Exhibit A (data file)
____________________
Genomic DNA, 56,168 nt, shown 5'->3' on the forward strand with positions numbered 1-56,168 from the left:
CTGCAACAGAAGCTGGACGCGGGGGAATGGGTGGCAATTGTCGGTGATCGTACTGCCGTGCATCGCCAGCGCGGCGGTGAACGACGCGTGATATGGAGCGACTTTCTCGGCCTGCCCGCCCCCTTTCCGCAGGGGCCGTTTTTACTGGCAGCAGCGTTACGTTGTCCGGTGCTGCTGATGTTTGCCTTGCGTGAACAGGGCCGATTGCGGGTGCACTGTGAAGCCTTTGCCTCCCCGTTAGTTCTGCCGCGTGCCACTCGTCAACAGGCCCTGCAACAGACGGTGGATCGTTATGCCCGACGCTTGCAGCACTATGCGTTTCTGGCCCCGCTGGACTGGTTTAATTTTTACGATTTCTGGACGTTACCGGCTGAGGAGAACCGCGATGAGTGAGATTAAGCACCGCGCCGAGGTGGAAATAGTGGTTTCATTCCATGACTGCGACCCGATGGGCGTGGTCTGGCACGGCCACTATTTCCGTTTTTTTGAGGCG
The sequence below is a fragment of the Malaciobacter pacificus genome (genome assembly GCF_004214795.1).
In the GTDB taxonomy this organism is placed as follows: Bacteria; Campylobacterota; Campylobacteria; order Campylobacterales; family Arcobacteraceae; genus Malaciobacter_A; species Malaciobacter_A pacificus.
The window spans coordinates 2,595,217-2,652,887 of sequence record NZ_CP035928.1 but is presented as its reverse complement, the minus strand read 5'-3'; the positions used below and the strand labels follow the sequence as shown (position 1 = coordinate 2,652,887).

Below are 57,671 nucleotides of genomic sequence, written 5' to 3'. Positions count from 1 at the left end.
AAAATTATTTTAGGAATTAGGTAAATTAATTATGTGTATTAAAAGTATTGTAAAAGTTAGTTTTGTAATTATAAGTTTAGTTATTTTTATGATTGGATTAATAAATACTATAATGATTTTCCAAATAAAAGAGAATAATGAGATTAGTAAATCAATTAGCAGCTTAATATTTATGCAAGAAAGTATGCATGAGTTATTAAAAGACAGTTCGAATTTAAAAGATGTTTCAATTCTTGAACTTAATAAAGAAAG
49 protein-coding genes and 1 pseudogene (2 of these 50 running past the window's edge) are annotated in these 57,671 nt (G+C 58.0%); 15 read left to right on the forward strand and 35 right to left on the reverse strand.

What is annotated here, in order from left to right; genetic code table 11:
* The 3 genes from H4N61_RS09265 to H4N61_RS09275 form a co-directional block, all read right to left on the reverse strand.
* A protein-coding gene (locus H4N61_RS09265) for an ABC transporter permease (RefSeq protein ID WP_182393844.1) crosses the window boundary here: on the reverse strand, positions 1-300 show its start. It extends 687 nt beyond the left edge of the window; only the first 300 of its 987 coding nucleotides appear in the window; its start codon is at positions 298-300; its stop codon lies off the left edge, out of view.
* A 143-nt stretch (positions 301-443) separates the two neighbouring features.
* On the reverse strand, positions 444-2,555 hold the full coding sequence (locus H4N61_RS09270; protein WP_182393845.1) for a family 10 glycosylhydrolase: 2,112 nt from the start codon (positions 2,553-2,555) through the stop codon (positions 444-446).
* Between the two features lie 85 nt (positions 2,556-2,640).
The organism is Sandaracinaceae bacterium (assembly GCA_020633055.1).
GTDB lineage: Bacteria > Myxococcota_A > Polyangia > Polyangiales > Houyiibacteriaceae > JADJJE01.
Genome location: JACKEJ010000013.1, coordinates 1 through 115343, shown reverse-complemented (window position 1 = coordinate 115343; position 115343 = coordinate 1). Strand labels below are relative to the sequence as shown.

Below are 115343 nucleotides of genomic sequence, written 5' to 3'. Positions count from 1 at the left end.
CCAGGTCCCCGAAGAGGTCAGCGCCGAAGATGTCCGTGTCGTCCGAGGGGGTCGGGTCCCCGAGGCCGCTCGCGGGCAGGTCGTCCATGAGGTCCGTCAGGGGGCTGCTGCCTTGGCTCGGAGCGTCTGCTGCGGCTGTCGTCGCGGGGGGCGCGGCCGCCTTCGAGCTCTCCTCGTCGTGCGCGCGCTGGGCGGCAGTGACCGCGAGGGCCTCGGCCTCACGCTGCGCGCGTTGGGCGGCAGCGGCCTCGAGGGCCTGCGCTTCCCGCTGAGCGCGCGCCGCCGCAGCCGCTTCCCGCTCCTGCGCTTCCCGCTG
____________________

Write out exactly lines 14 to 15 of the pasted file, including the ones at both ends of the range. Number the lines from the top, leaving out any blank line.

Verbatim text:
* Between the two features lie 85 nt (positions 2,556-2,640).
The organism is Sandaracinaceae bacterium (assembly GCA_020633055.1).